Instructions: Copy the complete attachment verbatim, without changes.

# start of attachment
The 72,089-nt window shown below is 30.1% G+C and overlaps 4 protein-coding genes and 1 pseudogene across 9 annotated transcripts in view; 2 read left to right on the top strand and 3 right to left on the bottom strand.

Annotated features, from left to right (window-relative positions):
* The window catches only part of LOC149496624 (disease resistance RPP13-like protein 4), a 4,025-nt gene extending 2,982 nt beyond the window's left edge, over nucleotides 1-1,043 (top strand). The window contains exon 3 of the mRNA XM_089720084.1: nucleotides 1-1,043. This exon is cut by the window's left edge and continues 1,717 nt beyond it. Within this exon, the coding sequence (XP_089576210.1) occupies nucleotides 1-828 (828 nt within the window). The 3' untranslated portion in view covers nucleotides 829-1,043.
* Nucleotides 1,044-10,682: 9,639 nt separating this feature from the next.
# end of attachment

The 72,089-nt window shown below is 30.1% G+C and overlaps 4 protein-coding genes and 1 pseudogene across 9 annotated transcripts in view; 2 read left to right on the top strand and 3 right to left on the bottom strand.

Annotated features, from left to right (window-relative positions):
* The window catches only part of LOC149496624 (disease resistance RPP13-like protein 4), a 4,025-nt gene extending 2,982 nt beyond the window's left edge, over nucleotides 1-1,043 (top strand). The window contains exon 3 of the mRNA XM_089720084.1: nucleotides 1-1,043. This exon is cut by the window's left edge and continues 1,717 nt beyond it. Within this exon, the coding sequence (XP_089576210.1) occupies nucleotides 1-828 (828 nt within the window). The 3' untranslated portion in view covers nucleotides 829-1,043.
* Nucleotides 1,044-10,682: 9,639 nt separating this feature from the next.